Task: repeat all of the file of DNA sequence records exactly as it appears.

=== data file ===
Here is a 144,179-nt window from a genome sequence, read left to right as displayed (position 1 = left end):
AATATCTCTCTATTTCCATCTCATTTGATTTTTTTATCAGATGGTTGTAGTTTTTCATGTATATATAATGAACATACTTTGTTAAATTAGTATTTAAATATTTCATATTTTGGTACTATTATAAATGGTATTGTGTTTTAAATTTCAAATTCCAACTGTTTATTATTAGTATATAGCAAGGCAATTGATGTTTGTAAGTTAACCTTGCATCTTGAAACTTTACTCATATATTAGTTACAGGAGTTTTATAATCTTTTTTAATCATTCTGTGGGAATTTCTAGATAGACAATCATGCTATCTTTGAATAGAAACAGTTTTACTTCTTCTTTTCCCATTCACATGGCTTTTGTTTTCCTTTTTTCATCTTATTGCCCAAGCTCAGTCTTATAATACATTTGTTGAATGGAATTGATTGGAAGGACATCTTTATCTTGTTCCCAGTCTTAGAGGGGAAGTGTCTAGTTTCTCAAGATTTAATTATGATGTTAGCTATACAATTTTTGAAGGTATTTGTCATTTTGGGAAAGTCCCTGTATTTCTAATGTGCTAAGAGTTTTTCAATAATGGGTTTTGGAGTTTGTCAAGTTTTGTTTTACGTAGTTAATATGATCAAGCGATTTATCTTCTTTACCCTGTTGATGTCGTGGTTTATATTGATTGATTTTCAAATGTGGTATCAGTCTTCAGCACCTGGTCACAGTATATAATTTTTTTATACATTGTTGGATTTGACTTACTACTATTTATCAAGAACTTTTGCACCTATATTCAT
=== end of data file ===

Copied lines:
Here is a 144,179-nt window from a genome sequence, read left to right as displayed (position 1 = left end):
AATATCTCTCTATTTCCATCTCATTTGATTTTTTTATCAGATGGTTGTAGTTTTTCATGTATATATAATGAACATACTTTGTTAAATTAGTATTTAAATATTTCATATTTTGGTACTATTATAAATGGTATTGTGTTTTAAATTTCAAATTCCAACTGTTTATTATTAGTATATAGCAAGGCAATTGATGTTTGTAAGTTAACCTTGCATCTTGAAACTTTACTCATATATTAGTTACAGGAGTTTTATAATCTTTTTTAATCATTCTGTGGGAATTTCTAGATAGACAATCATGCTATCTTTGAATAGAAACAGTTTTACTTCTTCTTTTCCCATTCACATGGCTTTTGTTTTCCTTTTTTCATCTTATTGCCCAAGCTCAGTCTTATAATACATTTGTTGAATGGAATTGATTGGAAGGACATCTTTATCTTGTTCCCAGTCTTAGAGGGGAAGTGTCTAGTTTCTCAAGATTTAATTATGATGTTAGCTATACAATTTTTGAAGGTATTTGTCATTTTGGGAAAGTCCCTGTATTTCTAATGTGCTAAGAGTTTTTCAATAATGGGTTTTGGAGTTTGTCAAGTTTTGTTTTACGTAGTTAATATGATCAAGCGATTTATCTTCTTTACCCTGTTGATGTCGTGGTTTATATTGATTGATTTTCAAATGTGGTATCAGTCTTCAGCACCTGGTCACAGTATATAATTTTTTTATACATTGTTGGATTTGACTTACTACTATTTATCAAGAACTTTTGCACCTATATTCAT